Risotto alla Milanese

risotto milanese

Risotto alla Milanese is one of those all-time Northern Italian classics! Personally, I think that rice is just one of those blessings from God in that you can prepare so many, many recipes with rice . . . from salads, to side dishes, to main entree’s and even desserts (think rich rice pudding)!

This month, I was able to decide the theme for the Cooking Light Virtual Supper Club. With many of us trying to reduce the amount of meat in our nutrition (I know that I’m on that journey), I selected “Rice and Beans” as the focus for May. Instantly Risotto Milanese came to my mind to find a ‘lighter’ version. It really wasn’t difficult at all; there are numerous recipes for Risotto with less calories.

I hope you enjoy this golden-colored rice ‘i primi’ (first course/entree in Italy) that gets its color from the addition of precious and rare saffron. The recipe is from Cooking Light and I added the traditional saffron for greater authenticity and of course the beautiful yellow color!

Risotto alla Milanese

What You Need:

  • 1/4 teaspoon saffron threads
  • 2 (14-ounce) cans fat-free, less-sodium chicken broth
  • 2 teaspoons unsalted butter
  • 3 tablespoons finely chopped shallots
  • 3 tablespoons finely chopped prosciutto (about 1 ounce)
  • 2 garlic cloves, minced
  • 1 cup Arborio rice or other short-grain rice
  • 1/3 cup white wine
  • 1/4 cup (1 ounce) grated fresh Parmesan cheese
  • a dash of saffron
  • 1/8 teaspoon freshly ground black pepper

Instructions

  1. Combine saffron and broth in a small saucepan; bring to a simmer (do not boil).
  2. Keep warm over low heat.
  3. Melt butter in a large saucepan over medium-high heat.
  4. Add shallots, prosciutto, and garlic to pan; sauté 2 minutes or until shallots are tender.
  5. Add rice; cook 1 minute, stirring constantly.
  6. Stir in wine; cook 2 minutes or until liquid is nearly absorbed, stirring constantly.
  7. Add broth mixture, 1/2 cup at a time, stirring constantly until each portion of broth is absorbed before adding the next (about 25 minutes total).
  8. Remove from heat; stir in cheese, saffron and pepper.
  9. Serve immediately.

Here are the wonderful recipes that the rest of the group prepared for the “Rice and Beans” theme for May:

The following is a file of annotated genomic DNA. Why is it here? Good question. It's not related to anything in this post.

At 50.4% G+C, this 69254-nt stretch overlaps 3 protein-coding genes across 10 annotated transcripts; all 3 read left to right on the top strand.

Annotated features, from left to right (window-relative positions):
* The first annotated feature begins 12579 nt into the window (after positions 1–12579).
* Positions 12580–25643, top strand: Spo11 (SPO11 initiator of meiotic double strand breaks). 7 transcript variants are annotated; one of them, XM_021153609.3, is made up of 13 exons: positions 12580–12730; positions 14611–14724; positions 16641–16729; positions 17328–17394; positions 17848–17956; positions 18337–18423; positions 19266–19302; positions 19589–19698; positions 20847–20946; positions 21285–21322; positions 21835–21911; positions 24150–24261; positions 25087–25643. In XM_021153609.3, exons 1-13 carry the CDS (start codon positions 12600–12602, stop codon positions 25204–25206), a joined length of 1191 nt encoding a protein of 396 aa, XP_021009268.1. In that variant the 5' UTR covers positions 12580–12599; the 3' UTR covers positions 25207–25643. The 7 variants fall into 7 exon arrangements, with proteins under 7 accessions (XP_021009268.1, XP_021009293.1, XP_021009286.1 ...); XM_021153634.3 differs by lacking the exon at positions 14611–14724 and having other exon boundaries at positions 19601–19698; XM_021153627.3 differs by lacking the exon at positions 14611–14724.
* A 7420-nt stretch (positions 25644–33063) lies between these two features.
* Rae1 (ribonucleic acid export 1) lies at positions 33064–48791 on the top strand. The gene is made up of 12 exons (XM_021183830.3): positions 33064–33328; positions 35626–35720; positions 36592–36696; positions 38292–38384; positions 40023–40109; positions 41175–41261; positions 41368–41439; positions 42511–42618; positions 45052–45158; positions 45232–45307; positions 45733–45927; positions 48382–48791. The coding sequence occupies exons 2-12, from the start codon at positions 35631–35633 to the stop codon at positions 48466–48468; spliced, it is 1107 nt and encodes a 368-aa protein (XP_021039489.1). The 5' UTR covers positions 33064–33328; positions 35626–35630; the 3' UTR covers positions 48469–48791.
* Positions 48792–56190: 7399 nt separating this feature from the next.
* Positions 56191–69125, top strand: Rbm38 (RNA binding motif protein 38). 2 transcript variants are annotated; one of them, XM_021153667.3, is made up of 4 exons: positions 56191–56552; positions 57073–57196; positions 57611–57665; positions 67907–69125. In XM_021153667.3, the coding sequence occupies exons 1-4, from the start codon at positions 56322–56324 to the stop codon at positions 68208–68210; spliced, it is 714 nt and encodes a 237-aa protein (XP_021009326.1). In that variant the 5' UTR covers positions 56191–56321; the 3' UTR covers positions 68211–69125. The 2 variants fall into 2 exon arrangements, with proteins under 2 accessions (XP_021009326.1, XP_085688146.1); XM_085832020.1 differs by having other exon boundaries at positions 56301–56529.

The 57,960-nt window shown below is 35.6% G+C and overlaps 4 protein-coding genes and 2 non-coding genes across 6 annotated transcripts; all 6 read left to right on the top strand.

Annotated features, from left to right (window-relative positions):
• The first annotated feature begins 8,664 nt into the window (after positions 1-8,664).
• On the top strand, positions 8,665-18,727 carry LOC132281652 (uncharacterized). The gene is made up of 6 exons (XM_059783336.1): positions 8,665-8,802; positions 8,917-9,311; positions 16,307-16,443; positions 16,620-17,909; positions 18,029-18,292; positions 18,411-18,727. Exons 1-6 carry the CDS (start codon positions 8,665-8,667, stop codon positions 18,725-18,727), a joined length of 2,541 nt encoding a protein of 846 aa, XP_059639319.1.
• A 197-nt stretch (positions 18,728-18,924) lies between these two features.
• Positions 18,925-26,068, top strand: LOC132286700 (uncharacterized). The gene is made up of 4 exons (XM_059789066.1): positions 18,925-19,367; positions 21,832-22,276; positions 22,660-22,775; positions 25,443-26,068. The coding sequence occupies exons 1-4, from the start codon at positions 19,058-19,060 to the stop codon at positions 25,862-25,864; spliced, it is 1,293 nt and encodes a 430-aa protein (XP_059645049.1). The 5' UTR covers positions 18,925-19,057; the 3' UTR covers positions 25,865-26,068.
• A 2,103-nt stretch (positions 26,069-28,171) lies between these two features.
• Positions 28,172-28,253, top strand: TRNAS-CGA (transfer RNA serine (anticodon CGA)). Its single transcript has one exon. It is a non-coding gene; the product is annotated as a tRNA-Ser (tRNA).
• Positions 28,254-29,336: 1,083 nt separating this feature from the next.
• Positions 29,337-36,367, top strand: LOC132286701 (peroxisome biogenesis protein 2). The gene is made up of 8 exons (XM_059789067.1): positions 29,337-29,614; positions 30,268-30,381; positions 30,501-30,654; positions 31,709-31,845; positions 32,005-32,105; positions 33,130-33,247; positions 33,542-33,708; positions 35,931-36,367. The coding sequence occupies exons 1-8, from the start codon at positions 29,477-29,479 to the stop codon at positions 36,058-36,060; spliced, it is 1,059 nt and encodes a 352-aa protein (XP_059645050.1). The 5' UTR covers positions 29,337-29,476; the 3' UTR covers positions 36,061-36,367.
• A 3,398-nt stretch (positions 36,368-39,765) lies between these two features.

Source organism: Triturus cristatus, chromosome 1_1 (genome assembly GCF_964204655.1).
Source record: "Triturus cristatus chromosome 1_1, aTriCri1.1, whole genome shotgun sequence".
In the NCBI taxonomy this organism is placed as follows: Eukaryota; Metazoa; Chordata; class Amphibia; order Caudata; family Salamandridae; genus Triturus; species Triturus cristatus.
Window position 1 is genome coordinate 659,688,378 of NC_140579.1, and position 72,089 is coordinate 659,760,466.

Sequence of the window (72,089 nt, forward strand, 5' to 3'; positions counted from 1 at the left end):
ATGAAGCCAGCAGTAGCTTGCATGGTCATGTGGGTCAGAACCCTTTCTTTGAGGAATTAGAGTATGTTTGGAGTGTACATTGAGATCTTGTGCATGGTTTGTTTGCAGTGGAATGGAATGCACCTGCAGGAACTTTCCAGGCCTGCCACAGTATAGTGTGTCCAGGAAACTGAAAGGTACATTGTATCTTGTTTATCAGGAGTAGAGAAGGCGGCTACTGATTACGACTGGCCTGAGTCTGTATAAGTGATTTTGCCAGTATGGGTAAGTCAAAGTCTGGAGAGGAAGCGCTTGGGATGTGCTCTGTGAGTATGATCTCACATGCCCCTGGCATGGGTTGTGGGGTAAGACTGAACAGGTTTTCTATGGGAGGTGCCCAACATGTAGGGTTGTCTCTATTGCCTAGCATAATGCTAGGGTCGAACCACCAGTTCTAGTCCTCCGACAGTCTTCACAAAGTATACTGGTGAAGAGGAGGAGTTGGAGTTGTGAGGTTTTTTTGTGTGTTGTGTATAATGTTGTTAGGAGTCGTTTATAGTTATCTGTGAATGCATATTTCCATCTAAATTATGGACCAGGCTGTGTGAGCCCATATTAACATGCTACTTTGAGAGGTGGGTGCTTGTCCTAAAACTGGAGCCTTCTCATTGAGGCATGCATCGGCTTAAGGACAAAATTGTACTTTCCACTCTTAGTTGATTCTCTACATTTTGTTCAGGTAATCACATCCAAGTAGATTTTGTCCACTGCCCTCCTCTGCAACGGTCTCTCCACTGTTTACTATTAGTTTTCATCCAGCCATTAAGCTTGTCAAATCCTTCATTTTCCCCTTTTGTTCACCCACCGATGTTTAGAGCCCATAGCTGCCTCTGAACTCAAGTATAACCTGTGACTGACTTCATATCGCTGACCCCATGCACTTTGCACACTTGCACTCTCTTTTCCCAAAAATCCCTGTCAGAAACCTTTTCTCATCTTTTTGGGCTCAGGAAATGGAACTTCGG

Val of More Than Burnt Toast prepared Turkey Jasmine Rice Meatballs with Baby Bok Choy.
Jerry of Jerrys Thoughts, Musings and Rants made a Farro Salad with White Beans and Artichokes.
Sandi of The Whistlestop Cafe Cooking brought along a tasty Smoked Gouda Risotto with Spinach and Mushrooms.
Susan of The Spice Garden prepared Barley Stuffed Cabbage Rolls with Pine Nuts and Raisins.
Sarah of All Our Fingers in the Pie added a Hearty Sour Rye Bread.

If you love risotto, I know that you’ll really enjoy the other risotto recipes that I’ve shared previously:

Risotto Quatro Formaggi (Risotto with Four Cheeses)

Risotto with Four Cheeses

Authentic Risotto Milanese (non-lightened up)

prkmzlapnksoss11-200x300

Risotto with Tomatoes and Basil

risotto with tomatoes and basil

Risotto with Porcini Mushrooms

Harry's Bar Venice Italy Risotto with Porcini Mushrooms
Creamy Risotto with Lemon, Asiago Cheese, and Rosemary
IMG_4973

Enjoy!!

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Comments

  1. says

    Rice is indeed a blessing of the gods, Roz. And your risotto alla milanese accented with bright saffron is a divine example =) Thank you for the keeper recipe!

  2. says

    Delicious looking shot Roz. Risotto always looks and sounds so good and I often wish I were a bigger fan of rice so I’d be willing to invest the time to make it. I grew up on potatoes and pasta and we very rarely had rice unless it was in someting liked cabbage rolls.

    i
    Larry recently posted..Seafood Platter in Palm CoastMy Profile

  3. says

    Roz – I will never forget the first time I had this dish, prepared by an aunt in Milan. It is an all-time favorite and whenever I go to Abruzzo, I get my supply of saffron right from the source.
    Ciao Chow Linda recently posted..CalamarataMy Profile

  4. says

    I’m pretty sure I have had the pleasure of enjoying this dish at sometime in the past and just didn’t realize what I was eating. The bright yellow coloring of the rice is a wonderful way to add an element of appeal to the eye and rice is definitely one of those dishes that offers a wide variety of ways to prepare. Thanks for sharing this wonderful recipe with us.
    Mitzi recently posted..There’s a Whole Lot of Squawking Going OnMy Profile

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